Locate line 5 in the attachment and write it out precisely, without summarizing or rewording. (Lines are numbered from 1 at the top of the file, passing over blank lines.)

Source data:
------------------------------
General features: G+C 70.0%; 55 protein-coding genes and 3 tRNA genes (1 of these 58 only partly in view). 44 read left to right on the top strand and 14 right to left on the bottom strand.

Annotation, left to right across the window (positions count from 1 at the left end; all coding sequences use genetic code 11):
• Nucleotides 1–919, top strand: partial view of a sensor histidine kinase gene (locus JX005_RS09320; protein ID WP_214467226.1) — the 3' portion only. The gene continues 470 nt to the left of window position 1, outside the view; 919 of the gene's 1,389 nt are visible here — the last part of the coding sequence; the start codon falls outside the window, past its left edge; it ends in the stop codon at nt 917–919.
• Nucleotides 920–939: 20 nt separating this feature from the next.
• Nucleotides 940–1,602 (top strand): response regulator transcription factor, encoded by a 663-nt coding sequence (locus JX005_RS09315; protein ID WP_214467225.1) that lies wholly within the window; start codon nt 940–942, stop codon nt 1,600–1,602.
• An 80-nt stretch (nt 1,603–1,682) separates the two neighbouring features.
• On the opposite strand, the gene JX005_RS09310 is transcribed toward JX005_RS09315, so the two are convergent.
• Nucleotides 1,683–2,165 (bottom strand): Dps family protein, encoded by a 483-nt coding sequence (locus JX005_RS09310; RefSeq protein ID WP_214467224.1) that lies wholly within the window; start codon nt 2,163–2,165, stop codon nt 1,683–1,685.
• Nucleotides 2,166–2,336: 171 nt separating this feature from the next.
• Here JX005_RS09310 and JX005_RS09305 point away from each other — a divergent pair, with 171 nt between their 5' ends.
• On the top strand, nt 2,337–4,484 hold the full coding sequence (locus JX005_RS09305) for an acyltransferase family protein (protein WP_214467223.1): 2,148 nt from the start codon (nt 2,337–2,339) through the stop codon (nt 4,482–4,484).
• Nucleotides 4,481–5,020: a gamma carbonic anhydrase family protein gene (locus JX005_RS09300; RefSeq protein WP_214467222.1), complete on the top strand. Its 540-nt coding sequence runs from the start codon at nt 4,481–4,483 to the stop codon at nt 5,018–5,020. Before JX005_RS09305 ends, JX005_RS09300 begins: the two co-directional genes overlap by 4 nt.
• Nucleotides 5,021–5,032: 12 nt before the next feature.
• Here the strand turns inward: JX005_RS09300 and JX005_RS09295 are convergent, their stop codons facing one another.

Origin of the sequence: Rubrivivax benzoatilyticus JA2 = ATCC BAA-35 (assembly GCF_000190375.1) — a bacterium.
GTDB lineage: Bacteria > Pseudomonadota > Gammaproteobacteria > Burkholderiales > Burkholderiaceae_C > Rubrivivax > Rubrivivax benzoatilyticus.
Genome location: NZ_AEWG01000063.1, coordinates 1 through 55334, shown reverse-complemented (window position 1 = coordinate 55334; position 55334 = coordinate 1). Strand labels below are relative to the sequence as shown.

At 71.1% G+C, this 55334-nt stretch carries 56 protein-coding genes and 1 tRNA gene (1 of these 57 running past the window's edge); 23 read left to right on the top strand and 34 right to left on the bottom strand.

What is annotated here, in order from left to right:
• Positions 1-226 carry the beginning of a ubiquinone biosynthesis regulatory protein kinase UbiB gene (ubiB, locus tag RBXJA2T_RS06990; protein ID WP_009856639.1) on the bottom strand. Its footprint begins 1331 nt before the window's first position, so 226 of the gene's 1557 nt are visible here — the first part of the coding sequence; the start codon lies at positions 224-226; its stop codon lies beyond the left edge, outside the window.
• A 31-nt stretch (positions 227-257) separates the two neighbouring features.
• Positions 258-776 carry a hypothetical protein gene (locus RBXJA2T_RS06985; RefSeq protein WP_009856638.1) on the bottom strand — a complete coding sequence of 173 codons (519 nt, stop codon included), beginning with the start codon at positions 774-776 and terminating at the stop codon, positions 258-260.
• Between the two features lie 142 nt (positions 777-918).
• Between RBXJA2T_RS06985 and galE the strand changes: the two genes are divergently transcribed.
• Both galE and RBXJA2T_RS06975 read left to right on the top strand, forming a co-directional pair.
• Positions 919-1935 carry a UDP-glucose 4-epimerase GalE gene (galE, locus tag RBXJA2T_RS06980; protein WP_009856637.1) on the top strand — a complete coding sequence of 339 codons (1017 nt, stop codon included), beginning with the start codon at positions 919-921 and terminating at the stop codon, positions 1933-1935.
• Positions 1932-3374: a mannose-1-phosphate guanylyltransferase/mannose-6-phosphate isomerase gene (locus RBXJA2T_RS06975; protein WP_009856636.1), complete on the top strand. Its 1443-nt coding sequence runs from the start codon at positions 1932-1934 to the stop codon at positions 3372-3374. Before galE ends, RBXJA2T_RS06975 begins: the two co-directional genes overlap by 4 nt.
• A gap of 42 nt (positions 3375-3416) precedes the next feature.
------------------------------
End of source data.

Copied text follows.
• Nucleotides 940–1,602 (top strand): response regulator transcription factor, encoded by a 663-nt coding sequence (locus JX005_RS09315; protein ID WP_214467225.1) that lies wholly within the window; start codon nt 940–942, stop codon nt 1,600–1,602.